The physical items that Marco Polo brought back to Italy were almost inconsequential. The important, intangible thing he brought was his first-hand account of his travels to an area which had virtually no contact with Europe and of which Europe was appallingly ignorant.
Imprisoned in a Genoese-Venetian war, Polo was imprisoned. He dictated his account of his travels to China and throughout Asia, and back to Italy, to a man who is variously described as his "cellmate," and a romance writer of the time. This scrivener added several anecdotes of his own and certain older tales of the peoples of the Orient, and published these in approximately 1300.
The book found immediate popularity, but this led to a great difficulty. This was more than a century before Guttenberg would develop movable type which would allow printers to create many versions of a book with the certainty that each one was identical to all other versions. In 1300, books had to be hand-copied, and many copyists were not fully literate. (Imagine a child of about 4, not yet knowing for to read, trying to copy a book. Skipping from line to line, when a word recurs, misspelling things, missing details. Compounded over the centuries before anyone tried to print the book, there is nothing that is agreed on as Polo's account as separate from romance and fantasy. As an illustration: the book is variously known as "The Travels of Marco Polo," "The Book of Wonders," "The Million," and "Description of the World."
While the versions of the "Travels" that circulated throughout Europe contained large amounts of pure fantasy, the core idea that the book brought home was that there was a spectacular civilization outside of Europe, which had tremendous wealth, and where people did things differently.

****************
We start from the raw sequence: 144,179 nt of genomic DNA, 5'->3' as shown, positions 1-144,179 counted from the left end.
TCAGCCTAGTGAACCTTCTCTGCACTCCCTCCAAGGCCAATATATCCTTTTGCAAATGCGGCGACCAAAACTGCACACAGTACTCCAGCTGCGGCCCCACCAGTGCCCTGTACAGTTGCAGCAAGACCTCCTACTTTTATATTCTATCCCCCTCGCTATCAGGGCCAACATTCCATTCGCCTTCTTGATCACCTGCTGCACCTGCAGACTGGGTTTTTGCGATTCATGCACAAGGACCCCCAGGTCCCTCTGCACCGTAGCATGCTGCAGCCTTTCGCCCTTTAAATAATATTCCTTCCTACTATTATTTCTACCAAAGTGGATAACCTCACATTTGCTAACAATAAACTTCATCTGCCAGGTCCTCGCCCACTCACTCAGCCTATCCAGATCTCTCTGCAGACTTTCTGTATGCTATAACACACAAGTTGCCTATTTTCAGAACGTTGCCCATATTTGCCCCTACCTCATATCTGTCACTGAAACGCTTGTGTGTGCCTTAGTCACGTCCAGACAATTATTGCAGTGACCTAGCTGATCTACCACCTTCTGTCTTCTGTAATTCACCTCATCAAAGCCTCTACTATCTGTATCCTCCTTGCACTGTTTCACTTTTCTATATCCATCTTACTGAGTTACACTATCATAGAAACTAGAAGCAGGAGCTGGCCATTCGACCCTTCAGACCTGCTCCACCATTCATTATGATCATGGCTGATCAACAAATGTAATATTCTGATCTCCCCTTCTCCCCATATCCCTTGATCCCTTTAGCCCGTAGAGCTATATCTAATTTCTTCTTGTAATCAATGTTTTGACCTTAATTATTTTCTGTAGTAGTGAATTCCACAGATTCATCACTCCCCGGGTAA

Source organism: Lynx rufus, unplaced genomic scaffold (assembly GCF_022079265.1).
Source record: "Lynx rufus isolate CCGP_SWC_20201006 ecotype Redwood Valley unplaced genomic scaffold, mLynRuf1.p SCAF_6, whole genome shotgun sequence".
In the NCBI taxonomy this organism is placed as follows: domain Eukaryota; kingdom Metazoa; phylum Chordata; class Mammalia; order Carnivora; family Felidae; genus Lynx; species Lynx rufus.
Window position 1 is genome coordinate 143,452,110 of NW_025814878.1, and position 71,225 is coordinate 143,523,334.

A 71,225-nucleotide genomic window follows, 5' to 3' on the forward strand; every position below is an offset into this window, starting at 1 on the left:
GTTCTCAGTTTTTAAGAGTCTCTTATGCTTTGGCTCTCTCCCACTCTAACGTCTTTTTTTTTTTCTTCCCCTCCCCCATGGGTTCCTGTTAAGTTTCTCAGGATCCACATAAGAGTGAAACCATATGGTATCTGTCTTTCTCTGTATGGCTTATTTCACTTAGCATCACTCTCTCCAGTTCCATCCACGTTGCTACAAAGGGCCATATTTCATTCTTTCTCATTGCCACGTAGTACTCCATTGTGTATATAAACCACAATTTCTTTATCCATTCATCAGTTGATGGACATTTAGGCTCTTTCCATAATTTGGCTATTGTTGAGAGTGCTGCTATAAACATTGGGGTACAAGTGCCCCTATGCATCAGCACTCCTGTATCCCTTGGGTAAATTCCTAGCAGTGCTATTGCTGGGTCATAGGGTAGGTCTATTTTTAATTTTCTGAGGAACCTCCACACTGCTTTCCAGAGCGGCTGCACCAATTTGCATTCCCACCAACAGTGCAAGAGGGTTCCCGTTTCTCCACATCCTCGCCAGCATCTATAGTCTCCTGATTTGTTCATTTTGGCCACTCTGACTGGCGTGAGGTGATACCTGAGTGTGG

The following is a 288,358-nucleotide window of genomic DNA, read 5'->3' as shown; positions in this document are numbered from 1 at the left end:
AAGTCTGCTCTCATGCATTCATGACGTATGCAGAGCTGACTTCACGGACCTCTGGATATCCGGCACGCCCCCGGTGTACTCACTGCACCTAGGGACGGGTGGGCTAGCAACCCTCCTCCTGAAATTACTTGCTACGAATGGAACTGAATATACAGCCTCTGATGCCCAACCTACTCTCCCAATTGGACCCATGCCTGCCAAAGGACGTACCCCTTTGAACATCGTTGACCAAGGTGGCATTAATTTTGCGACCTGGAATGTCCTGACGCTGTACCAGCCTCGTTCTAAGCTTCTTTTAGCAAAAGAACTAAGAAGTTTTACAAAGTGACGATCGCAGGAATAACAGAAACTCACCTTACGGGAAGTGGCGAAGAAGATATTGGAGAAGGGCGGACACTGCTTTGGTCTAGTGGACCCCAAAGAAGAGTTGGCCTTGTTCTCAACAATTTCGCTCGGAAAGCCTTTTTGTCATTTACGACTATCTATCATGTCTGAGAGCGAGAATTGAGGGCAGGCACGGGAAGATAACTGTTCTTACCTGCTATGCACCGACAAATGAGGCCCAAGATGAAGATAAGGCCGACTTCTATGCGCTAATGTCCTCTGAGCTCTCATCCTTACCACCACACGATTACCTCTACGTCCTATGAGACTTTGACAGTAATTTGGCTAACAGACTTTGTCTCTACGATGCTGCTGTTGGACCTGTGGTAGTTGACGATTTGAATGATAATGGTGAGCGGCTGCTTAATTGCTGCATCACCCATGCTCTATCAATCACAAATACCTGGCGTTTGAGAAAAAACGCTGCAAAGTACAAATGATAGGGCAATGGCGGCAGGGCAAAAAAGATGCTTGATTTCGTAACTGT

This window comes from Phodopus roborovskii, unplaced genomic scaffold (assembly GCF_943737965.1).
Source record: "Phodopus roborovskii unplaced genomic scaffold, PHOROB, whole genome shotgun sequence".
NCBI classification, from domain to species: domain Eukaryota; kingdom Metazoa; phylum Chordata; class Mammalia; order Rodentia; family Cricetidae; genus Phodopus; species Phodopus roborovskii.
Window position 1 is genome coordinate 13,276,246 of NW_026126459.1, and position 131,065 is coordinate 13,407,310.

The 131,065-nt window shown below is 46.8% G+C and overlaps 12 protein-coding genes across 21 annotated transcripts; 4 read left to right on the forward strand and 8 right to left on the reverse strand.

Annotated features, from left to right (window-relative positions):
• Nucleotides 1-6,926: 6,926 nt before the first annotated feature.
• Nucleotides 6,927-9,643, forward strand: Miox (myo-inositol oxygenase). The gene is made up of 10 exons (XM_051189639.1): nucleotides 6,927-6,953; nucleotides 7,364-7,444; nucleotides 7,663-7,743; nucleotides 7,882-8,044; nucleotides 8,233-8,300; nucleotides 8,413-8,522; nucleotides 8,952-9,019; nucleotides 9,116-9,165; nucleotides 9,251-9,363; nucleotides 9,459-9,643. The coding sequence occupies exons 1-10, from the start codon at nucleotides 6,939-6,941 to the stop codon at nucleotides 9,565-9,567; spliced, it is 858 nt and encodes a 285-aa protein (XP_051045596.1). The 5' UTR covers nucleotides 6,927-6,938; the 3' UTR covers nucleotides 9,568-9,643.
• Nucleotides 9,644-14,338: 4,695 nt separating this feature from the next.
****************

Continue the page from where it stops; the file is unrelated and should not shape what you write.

Culturally, this was a very influential book, one that was widely read, and from which stories were learned and retold through a great deal of European society. It also played a critical role in rousing a basic entreprenueurial interest in finding trade routes to the east. When the Ottoman Turks blocked teh land route across Asia, Europeans excited by the prospect of trading with the fabulous empires of Asia went searching for the only available alternative: a sea route. European sailors eventually learned that by sailing south around Africa, they could reach the lands of the east. About the same time. Christopher Columbus tried to reach China by sailing west.
Easy, he invented the swimming pool.
He brought spices, plants, animals from new worlds and they became a strong form of trade or money.
He brought pasta from China.
Since then its become traditional to think of pasta as Italian when it had its origins in the 'Far East'
He introduced Europeans to Central Asia and China with his book Il Milione.
Marco's quest, through Acre, into China and to the Mongol court.
Marco wrote of his extensive travels throughout Asia on behalf of the Khan, and their eventual return after 15,000 miles (24,140 km) and 24 years of adventures.
This pioneering journey inspired Columbus and others.
As for him introducing certain items to Europe, like pasta..... that's a myth.
But he DID introduce the Orient to Europe, which during that time might as well have been another planet considering how exotic it was to them.